I extended a loan to my neighbor to be paid within a year. This is evidenced by a written agreement between the two of us. Before the one year period ended, I went abroad and returned after three years. Until when can I collect from my neighbor who failed to pay me within the period agreed upon?
Your question hinges on the prescriptive period of your right to demand payment from your debtor. The New Civil Code of the Philippines gives light to this, to wit:
“Art. 1144. The following actions must be brought within 10 years from the time the right of action accrues:
(1) Upon a written contract;
(2) Upon an obligation created by law;
(3) Upon a judgment.”
Your right to demand the payment of the loan which you extended to your neighbor as evidenced by a written agreement commenced from the time he defaulted in his obligation to pay you. Since he failed to pay you within the one-year period as agreed upon, your right to demand the same started immediately after the said one year period expired.
According to the above law, you have 10 years within which to collect the loan from your neighbor, to be reckoned with, from the time he defaulted. After the lapse of the said period, you can no longer compel your neighbor to pay you, as the obligation to pay has been reduced to moral or natural obligation, which cannot be enforced by the court but may be voluntarily fulfilled by the obligor (Article 1423, New Civil Code of the Philippines).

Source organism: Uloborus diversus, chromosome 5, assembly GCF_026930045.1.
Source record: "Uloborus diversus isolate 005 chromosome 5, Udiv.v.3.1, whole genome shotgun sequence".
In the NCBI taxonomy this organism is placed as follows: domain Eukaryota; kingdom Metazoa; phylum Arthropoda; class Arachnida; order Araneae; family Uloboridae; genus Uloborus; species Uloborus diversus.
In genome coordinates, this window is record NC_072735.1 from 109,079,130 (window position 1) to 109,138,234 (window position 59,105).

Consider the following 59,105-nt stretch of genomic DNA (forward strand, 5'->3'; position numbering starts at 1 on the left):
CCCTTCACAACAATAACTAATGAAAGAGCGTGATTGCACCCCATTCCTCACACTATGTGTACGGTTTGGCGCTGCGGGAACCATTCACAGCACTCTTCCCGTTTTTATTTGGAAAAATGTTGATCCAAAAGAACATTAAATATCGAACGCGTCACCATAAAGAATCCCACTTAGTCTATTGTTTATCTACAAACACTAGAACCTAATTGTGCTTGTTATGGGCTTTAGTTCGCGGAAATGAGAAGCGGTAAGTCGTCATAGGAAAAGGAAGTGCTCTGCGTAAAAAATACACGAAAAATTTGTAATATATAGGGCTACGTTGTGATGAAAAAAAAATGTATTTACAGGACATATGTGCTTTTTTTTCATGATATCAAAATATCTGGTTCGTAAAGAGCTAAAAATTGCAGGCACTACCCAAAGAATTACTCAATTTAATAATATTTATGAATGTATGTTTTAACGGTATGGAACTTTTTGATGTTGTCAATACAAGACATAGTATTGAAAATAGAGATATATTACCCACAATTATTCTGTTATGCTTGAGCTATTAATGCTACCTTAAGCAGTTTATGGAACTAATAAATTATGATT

At any rate, the running of the prescriptive period is interrupted or halted when a case is filed in court, when a written extrajudicial demand is made by the creditor to the debtor or when there is any written acknowledgment of the debt by the debtor (Article 1155, New Civil Code of the Philippines).
Again, we find it necessary to mention that this opinion is solely based on the facts you have narrated and our appreciation of the same. The opinion may vary when the facts are changed or elaborated.
We hope that we were able to guide you with our opinion on the matter.
Editor’s note: Dear PAO is a daily column of the Public Attorney’s Office. Questions for Chief Acosta may be sent to email@example.com